HomeCryptoBeginner's guide to Transparent proxy pattern

Beginner’s guide to Transparent proxy pattern


Before we begin, it should be noted that there have already been numerous articles published on this topic. However, I haven’t come across any tutorials that are easy for beginners to understand or any detailed instructions on how to deploy upgradeable contracts.

That’s what we’ll be learning today.

Proxy is a design pattern that lets you provide a substitute or placeholder for another object. A proxy controls access to the original object, allowing you to perform something before or after the request gets through to the original object.

In the blockchain world, anything which is written on the blockchain can’t be edited or manipulated. If developers make any mistake during smart contract development, then valuable funds are vulnerable to attacks. To prevent these mistakes proxy contracts are used, if any issues were found on the implementation contract then a new implementation contract will be deployed.

There are several types of proxy patterns available. They are

1) Transparent proxy pattern

2)Universal Upgradeable Proxy Standard (UUPS) pattern

3)Beacon pattern

But today we are going to see only the Transparent proxy pattern

The transparent proxy pattern consists of three contracts.

  • Proxy contract. The smart contract that the user interacts with. It will keep data/state which means data is stored in the context of this proxy contract account.
  • Implementation contract. The smart contract provides functionality and logic. Please note that the data is also defined in this contract. This is the smart contract you are building.
  • ProxyAdmin contract. The contract links Proxy and Implementation.

Let’s move on to the practical

Using the OpenZeppelin Upgrades plugin for Hardhat, we will deploy the upgradeable contracts.

Let’s start by creating a hardhat project

npm init -y

npm install — save-dev hardhat

npx hardhat

npm install @openzeppelin/hardhat-upgrades

Open hardhat.config.js and add the below statement

require(“@openzeppelin/hardhat-upgrades”);

Next, we will create a contract inside the contracts folder. For this example, we will be using a contract from Openzeppelin learn guide. You can get the code from this link.

Let me describe what this contract does. Think of this contract as a box.

In the box, we can store some items and easily retrieve them. The same thing occurs here: a new value is stored using the store() function, and then it is retrieved using the retrieve() function.

Now let us deploy the contract.

To deploy a normal contract we use the deploy() method.

const Greeter = await ethers.getContractFactory("Greeter");
const greeter = await Greeter.deploy("Hello, Hardhat!");

But for the upgradeable contracts, we use the deployProxy() method.

const Box = await ethers.getContractFactory("Box")
const box = await upgrades.deployProxy(Box,[42],{initializer:'store' })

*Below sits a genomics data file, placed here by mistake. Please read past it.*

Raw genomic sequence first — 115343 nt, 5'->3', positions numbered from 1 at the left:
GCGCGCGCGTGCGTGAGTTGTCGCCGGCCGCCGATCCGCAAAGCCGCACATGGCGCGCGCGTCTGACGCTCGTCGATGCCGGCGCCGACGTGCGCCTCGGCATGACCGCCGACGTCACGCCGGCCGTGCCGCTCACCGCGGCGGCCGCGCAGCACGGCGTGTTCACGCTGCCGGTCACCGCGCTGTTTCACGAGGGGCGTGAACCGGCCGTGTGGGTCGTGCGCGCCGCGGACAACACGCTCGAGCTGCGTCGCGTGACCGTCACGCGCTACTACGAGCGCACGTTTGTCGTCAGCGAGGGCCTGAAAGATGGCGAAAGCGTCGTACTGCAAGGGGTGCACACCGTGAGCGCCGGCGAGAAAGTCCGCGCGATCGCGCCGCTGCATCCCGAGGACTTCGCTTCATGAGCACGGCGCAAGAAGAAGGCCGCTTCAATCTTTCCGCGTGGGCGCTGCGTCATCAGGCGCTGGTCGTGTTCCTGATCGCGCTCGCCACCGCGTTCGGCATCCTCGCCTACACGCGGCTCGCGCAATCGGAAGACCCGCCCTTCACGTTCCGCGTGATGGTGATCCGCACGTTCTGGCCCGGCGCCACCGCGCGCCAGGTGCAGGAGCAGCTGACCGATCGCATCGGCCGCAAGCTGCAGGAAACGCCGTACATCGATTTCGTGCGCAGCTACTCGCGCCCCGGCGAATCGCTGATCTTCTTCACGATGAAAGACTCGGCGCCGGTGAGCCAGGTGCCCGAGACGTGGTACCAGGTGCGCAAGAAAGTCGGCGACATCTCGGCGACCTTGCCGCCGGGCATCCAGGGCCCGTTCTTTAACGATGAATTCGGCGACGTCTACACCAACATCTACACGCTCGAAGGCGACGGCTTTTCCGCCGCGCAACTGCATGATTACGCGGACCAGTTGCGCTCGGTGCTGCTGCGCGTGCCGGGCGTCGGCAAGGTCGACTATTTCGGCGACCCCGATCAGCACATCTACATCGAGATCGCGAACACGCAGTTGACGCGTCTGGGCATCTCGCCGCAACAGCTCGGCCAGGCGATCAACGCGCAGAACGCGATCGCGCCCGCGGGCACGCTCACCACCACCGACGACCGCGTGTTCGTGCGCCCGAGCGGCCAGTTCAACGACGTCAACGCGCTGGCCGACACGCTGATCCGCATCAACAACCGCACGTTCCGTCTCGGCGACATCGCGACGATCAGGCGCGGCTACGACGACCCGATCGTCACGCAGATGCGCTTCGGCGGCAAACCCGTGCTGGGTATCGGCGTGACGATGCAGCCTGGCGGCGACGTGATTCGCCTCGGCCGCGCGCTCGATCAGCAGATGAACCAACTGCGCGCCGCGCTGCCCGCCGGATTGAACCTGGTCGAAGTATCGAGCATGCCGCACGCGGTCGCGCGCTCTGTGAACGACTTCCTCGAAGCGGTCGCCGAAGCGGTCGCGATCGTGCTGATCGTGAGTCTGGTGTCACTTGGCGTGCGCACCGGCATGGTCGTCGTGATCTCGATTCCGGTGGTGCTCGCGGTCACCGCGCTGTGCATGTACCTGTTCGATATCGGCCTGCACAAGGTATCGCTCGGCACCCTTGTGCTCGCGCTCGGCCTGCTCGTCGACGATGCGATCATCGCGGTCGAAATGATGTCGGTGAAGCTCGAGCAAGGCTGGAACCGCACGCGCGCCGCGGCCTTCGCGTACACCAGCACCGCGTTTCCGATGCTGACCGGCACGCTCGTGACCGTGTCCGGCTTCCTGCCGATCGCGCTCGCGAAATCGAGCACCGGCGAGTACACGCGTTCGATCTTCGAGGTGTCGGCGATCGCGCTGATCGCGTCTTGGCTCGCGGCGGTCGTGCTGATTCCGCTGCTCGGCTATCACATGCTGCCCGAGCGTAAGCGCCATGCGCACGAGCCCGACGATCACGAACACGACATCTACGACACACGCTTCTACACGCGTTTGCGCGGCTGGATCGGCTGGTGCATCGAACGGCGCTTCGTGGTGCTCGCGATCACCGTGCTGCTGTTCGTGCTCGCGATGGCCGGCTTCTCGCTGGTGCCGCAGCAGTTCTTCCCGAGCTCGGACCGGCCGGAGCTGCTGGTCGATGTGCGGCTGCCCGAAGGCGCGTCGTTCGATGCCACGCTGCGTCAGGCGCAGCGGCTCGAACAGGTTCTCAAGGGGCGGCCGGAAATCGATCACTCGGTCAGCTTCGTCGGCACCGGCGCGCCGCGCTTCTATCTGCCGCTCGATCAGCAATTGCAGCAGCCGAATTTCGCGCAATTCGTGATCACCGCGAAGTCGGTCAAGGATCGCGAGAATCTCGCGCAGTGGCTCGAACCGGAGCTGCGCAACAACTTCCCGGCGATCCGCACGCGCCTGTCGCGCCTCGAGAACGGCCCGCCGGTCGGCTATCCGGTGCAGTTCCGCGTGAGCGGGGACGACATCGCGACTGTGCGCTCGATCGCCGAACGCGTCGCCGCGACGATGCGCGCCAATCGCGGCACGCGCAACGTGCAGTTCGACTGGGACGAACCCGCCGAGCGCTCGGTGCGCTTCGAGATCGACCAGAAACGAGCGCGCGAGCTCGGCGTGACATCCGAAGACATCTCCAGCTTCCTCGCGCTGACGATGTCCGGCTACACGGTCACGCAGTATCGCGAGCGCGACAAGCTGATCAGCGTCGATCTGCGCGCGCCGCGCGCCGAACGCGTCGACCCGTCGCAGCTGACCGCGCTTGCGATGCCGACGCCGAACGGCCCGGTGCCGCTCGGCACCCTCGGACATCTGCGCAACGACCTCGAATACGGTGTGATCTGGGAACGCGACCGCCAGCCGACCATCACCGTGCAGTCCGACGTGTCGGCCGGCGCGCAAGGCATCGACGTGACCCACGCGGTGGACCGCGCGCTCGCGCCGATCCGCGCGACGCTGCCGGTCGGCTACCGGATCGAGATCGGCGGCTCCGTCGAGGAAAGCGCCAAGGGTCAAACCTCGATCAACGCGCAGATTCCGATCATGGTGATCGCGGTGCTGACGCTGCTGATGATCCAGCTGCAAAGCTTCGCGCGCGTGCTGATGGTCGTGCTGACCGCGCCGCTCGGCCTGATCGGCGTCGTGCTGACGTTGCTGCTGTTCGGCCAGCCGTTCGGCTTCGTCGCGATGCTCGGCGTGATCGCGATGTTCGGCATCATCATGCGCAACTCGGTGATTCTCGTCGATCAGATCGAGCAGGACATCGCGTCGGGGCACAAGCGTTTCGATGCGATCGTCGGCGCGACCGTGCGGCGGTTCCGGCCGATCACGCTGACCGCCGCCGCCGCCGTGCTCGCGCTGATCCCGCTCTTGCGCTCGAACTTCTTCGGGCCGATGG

In the second line, we use the OpenZeppelin Upgrades plugin to deploy Box with an initial value 42 by calling store() as an initializer.

So, What is an initializer?

An initializer is a function that works like a constructor. It should have all the values that need to be initialized only once.

Now open the scripts folder, and create a file named deploy.js

Your deploy script should be the same as above

In the above script, we are deploying the contract using the deployProxy() method. Now run

npx hardhat run scripts/deploy.js — network loalhost

On the success of this command, three contracts will be deployed.

Important: It is important to note that, when testing you should deploy the contract on localhost or in any of the testnets, because hardhat’s local blockchain will be resetted everytime. As a result, if you try to upgrade your contract, it will deploy it on a fresh blockchain, our old deployed code won’t be there, and it will be a fresh block chain, so it will throw the below error.

Error: Contract at 0xabcde12345 doesn’t look like an ERC 1967 proxy with a logic contract address

Upgrade to version 2:

Let’s now make version 2 of the contract.

Create a new contract that inherits the Box contract. Here in this contract, we have created a new function called increment(). The purpose of this function is to increase the value stored in the value variable.

Now create another deploy script for version 2 in the scripts/ folder.

Here in the above script, we have used upgradeProxy() method, which accepts proxyAddress and new implementation contract address as arguments.

Now run,

npx hardhat run scripts/deployV2.js — network localhost

That’s it. This is how we have to deploy and upgrade our contracts.

Now if you look into the implementation address it will be changed, which means we have successfully deployed our new contract, and now we can interact with our new contract.

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